Bin Laden's death gives us a chance to rethink U.S. strategy in Southwest Asia

Bill Davnie
William Davnie retired after a 26-year diplomatic career in the U.S. Foreign Service and now lives in Minneapolis. He has traveled in Afghanistan and served in its northern neighbor, Tajikistan, as well as in Russia and Iraq.
MPR Photo/Toni Randolph

Osama bin Laden's end at the hands of U.S. Navy Seals brings the most epic (and expensive) manhunt in American history to an end. Welcome frontier justice, a triumph for American intelligence persistence and special operations excellence. Even many Muslims will likely not miss the man who has done most to blacken Islam's name in the United States and the West.

Instead of simply enjoying the moment, though, U.S. embassies overseas and security experts at home have sensibly taken extra precautions, while policy analysts huddle together to ask what the latest turn of events means. The death of Bin Laden unquestionably takes the wind out of Al-Qaida's sails. While he has been unable to direct any major terrorist events for some years now, and his whole movement has been wrongfooted by the current "Arab spring," he was the face of violent jihadism. His likeness was recognized throughout most of the world, and we will likely see it for years to come, just as Che Guevara's visage still shows up -- ironically for most, but seriously for a few remaining revolutionaries. But as with Che, Bin Laden's personal charisma has died with him.

Yet what does it mean for Afghanistan and Pakistan, and -- more to our point -- for U.S. policy in the region? For Afghanistan itself, Bin Laden's death likely means little. He hasn't been there for some years, and it's the Taliban, not Al-Qaida, that we fight. A few Al-Qaida fighters remain in Afghanistan and nearby Pakistan, and they are not likely to give up their views -- but with their charismatic leader gone, they hardly form a serious threat to Kabul or to us.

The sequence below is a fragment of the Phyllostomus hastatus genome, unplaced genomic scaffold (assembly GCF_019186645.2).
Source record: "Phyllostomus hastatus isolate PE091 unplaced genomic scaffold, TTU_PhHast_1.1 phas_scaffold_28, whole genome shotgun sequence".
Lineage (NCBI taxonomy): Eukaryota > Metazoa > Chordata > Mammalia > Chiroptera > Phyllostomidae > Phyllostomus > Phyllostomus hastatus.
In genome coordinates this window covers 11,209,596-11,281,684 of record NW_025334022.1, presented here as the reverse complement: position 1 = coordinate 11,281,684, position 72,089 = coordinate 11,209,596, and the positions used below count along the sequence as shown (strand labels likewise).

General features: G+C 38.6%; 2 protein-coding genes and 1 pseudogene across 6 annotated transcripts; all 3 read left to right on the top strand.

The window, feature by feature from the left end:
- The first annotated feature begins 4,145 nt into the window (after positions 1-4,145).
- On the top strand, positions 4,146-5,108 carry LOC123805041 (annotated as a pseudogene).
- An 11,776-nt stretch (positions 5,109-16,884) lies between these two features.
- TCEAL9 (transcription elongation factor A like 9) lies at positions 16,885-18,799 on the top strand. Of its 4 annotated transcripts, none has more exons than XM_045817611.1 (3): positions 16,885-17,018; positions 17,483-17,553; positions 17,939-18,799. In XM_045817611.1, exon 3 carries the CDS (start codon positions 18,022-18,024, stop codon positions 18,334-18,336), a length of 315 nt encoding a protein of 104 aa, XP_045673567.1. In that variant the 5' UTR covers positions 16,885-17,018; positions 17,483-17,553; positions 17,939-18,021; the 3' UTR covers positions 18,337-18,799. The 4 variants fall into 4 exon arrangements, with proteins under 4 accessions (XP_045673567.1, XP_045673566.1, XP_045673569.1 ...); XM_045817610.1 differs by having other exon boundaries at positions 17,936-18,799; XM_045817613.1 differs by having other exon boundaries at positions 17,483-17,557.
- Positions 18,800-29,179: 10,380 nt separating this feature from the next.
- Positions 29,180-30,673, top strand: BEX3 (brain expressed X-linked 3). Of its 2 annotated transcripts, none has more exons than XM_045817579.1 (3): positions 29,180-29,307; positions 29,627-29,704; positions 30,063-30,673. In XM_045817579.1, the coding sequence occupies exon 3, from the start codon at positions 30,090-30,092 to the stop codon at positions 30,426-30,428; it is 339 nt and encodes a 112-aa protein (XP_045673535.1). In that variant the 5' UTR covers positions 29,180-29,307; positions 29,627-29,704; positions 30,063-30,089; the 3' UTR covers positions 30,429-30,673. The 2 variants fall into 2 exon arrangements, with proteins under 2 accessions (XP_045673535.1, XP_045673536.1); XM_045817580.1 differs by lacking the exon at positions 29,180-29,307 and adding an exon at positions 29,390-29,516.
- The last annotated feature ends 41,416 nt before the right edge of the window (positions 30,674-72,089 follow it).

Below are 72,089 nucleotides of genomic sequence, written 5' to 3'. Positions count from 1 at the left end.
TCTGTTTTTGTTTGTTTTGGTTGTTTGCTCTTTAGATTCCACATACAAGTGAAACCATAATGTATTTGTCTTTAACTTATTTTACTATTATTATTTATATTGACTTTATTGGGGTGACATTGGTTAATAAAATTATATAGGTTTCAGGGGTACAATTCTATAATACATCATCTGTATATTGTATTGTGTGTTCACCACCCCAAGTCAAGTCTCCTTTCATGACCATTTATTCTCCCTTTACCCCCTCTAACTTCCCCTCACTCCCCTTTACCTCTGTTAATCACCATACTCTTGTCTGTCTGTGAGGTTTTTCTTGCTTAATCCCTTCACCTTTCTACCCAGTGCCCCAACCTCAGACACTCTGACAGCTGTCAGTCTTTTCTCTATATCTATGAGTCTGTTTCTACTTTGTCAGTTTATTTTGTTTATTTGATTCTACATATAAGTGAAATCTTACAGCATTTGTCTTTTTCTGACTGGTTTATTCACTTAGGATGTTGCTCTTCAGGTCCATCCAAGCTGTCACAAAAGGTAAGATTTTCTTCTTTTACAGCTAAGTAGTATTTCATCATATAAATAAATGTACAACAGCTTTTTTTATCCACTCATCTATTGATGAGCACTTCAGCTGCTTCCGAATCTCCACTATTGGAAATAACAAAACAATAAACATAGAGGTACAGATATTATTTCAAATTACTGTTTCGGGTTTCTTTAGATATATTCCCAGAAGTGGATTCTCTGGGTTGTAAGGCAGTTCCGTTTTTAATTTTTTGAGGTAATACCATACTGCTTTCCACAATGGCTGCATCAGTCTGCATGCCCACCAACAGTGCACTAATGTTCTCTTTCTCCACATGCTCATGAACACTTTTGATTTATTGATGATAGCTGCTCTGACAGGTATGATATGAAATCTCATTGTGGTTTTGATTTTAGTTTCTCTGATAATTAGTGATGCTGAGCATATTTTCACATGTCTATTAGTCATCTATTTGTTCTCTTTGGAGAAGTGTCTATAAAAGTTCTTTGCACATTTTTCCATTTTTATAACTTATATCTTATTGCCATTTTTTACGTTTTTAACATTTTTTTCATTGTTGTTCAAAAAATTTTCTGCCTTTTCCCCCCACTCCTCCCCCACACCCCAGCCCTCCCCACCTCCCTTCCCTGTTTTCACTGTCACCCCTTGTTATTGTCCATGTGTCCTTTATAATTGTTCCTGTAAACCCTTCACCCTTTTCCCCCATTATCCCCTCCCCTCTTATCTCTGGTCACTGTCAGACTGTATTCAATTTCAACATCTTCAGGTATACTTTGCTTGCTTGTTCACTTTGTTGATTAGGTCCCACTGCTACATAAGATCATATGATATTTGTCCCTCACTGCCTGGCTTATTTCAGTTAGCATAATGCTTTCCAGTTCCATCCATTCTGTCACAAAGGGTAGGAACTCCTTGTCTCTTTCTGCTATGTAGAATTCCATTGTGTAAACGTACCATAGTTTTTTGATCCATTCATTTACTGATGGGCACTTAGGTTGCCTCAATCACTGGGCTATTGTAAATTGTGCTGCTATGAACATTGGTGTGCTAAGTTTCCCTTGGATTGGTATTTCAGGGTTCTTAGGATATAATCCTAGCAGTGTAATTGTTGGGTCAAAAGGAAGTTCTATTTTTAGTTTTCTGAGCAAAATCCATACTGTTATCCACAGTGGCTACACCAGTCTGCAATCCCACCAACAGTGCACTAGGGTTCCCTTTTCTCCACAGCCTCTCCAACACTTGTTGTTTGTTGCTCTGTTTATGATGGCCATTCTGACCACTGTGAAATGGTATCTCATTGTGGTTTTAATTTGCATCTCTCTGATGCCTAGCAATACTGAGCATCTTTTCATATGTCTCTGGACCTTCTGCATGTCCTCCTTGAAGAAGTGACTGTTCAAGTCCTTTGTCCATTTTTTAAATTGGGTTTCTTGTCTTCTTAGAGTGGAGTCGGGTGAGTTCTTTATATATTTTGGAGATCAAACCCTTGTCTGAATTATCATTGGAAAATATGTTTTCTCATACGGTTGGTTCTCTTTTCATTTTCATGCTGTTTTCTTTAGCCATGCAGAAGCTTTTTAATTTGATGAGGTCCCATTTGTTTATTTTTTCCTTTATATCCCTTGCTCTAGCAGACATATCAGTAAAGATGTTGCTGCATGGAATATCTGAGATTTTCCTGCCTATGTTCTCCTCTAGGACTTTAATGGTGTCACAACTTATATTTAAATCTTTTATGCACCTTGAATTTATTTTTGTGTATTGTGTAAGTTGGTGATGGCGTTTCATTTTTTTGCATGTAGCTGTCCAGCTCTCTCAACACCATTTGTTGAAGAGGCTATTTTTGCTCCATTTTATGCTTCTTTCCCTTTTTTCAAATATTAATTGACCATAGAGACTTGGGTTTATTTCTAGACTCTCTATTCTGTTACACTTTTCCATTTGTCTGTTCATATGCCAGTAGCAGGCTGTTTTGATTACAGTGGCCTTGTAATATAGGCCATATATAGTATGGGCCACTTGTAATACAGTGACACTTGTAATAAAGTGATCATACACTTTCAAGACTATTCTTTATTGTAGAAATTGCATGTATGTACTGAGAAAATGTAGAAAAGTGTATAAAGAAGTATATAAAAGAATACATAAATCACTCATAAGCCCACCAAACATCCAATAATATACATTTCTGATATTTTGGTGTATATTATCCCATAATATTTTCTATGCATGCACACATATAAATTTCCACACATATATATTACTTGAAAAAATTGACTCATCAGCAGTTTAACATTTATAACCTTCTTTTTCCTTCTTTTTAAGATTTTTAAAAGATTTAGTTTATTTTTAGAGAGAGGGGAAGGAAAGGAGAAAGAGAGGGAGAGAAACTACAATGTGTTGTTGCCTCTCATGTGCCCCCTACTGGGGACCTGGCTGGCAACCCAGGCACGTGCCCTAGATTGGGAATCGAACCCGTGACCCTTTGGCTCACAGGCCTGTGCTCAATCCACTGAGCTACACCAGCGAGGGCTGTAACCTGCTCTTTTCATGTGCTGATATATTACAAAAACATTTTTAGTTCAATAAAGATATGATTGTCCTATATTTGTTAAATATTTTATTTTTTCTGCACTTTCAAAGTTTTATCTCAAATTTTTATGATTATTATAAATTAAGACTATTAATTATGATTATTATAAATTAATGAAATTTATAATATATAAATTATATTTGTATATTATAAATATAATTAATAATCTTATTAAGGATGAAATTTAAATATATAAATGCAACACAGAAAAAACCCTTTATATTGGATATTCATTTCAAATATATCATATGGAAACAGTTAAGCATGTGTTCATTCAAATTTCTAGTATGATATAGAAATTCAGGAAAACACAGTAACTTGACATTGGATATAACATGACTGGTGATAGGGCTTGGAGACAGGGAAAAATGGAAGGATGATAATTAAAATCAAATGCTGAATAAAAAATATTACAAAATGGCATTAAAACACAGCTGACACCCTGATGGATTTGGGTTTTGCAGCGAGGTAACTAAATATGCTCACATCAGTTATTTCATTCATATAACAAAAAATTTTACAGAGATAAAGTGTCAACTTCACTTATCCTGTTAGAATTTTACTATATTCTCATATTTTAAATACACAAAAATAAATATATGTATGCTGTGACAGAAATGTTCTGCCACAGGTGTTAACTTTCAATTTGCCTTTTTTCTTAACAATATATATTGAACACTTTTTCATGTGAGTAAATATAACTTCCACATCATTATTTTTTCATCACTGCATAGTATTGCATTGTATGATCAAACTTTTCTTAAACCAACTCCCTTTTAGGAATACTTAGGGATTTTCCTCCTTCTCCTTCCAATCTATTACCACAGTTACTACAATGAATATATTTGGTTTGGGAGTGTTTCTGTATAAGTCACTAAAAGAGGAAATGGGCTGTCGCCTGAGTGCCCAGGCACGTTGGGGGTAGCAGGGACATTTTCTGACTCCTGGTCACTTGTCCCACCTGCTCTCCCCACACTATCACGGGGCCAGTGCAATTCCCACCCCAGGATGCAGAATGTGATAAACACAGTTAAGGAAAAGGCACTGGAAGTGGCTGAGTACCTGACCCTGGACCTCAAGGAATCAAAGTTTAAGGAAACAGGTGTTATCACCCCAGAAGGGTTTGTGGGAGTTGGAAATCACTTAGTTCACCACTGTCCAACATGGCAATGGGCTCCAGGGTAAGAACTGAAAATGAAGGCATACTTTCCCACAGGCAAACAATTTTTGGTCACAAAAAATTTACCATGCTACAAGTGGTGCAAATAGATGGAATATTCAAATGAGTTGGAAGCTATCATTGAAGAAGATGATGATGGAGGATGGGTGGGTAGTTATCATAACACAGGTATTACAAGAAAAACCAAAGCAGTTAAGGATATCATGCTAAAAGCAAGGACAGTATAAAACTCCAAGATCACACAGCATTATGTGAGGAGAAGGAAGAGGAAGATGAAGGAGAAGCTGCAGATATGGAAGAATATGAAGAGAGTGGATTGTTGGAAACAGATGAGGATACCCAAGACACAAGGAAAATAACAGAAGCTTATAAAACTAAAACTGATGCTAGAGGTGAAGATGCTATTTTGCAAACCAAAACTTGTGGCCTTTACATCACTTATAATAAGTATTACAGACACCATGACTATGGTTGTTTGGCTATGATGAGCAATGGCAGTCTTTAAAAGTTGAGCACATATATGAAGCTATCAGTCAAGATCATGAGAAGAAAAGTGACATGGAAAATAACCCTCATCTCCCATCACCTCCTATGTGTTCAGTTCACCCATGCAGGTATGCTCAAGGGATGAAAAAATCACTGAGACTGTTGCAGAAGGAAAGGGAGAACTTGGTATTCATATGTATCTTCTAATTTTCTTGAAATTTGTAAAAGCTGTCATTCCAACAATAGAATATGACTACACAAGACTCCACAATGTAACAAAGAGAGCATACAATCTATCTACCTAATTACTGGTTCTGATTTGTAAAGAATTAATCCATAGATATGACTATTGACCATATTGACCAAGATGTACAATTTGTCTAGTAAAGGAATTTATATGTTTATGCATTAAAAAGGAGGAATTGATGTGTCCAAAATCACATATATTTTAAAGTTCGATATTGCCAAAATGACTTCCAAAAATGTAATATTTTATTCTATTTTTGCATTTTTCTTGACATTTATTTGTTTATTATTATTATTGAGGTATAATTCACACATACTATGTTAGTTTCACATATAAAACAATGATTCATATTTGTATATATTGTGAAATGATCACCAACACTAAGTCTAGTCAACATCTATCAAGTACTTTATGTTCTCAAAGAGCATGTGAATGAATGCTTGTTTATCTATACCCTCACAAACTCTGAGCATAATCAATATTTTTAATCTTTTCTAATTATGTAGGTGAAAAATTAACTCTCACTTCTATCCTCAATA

Some Americans may ask what our goal is now in Afghanistan, since we invaded in 2001 in order to capture Bin Laden and defeat Al-Qaida. We've done the first, and Al-Qaida now exists more in Yemen than Afghanistan. The Taliban objects to our presence in its homeland, but has never attacked the West elsewhere.

That leaves Pakistan. Much will be made of Islamabad's assumed complicity in Bin Laden's s 10-year evasion of American pursuit. We will likely never know the real circumstances of his hiding -- not merely because the information is classified, but because motives and knowledge are all subject to interpretation. In a regional culture of conspiracy thinking that puts America's "birthers" to shame, no one's words can be taken at face value on such a sensitive topic.

Which isn't to say that Pakistan hasn't been complicit with the Taliban, and other groups that act a lot like them. Of that, there's no real doubt. Pakistan believes that its own security depends on 1) keeping its own Pushtuns happy, and 2) sustaining influence in Afghanistan through the ethnically Pushtun Taliban movement. And since keeping Pushtuns happy may have included not violating their willingness to host Bin Laden, Pakistan may well have chosen to look the other way -- or more.

But the question we face, as always in international affairs, is not whether Pakistan is our friend. Rather, what interests do we have in Pakistan -- and Afghanistan -- and how are they affected by Bin Laden's end? Pretty much everyone agrees that Pakistan is a vastly more important country -- to the United States and the world -- than Afghanistan. It's bigger, better off, nuclear-armed and so on. American fixation on Afghanistan, because that's where Bin Laden was then, can well be said to have distracted us from the real issue in the region, which remains Pakistani stability.

Bin Laden's death will no doubt raise Pakistani hackles once again over unilateral U.S. military action on Pakistani soil. But perhaps his death will allow both sides to take a deep breath, and look at the region afresh. We have defeated our archenemy. Might that sense of accomplishment permit us to take another look and understand why Pakistan, like any country, stands firm on what it considers core national interests? From there, we might be able to craft an exit strategy from Afghanistan, and reduce the stress on Pakistan's frail polity.

We could use this opportunity to reconsider our entire Southwest Asian policy. But as Tip O'Neill taught us, "all politics is local." It may well be that the greatest significance of Bin Laden's death will be on our own domestic scene, as President Obama becomes the president who brought down Public Enemy No. 1.

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William Davnie retired after a 26-year diplomatic career in the U.S. Foreign Service and now lives in Minneapolis. He has traveled in Afghanistan and served in its northern neighbor, Tajikistan, as well as in Russia and Iraq.

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